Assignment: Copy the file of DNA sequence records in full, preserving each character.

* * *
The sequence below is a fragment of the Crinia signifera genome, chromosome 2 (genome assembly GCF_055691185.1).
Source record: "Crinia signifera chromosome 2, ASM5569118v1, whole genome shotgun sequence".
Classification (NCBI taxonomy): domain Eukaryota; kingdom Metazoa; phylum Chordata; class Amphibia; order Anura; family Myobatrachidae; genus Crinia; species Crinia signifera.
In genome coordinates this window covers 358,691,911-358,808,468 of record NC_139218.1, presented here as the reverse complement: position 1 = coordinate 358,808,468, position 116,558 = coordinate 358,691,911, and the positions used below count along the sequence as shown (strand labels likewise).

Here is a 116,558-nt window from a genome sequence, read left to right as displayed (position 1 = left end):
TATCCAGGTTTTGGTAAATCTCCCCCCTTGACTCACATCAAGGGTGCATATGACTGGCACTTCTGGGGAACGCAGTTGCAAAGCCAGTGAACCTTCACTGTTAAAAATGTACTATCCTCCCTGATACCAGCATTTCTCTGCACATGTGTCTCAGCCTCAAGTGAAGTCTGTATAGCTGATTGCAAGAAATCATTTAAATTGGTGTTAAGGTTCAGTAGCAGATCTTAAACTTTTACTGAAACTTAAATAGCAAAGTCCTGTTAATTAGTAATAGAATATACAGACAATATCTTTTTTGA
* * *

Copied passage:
The sequence below is a fragment of the Crinia signifera genome, chromosome 2 (genome assembly GCF_055691185.1).
Source record: "Crinia signifera chromosome 2, ASM5569118v1, whole genome shotgun sequence".
Classification (NCBI taxonomy): domain Eukaryota; kingdom Metazoa; phylum Chordata; class Amphibia; order Anura; family Myobatrachidae; genus Crinia; species Crinia signifera.
In genome coordinates this window covers 358,691,911-358,808,468 of record NC_139218.1, presented here as the reverse complement: position 1 = coordinate 358,808,468, position 116,558 = coordinate 358,691,911, and the positions used below count along the sequence as shown (strand labels likewise).

Here is a 116,558-nt window from a genome sequence, read left to right as displayed (position 1 = left end):
TATCCAGGTTTTGGTAAATCTCCCCCCTTGACTCACATCAAGGGTGCATATGACTGGCACTTCTGGGGAACGCAGTTGCAAAGCCAGTGAACCTTCACTGTTAAAAATGTACTATCCTCCCTGATACCAGCATTTCTCTGCACATGTGTCTCAGCCTCAAGTGAAGTCTGTATAGCTGATTGCAAGAAATCATTTAAATTGGTGTTAAGGTTCAGTAGCAGATCTTAAACTTTTACTGAAACTTAAATAGCAAAGTCCTGTTAATTAGTAATAGAATATACAGACAATATCTTTTTTGA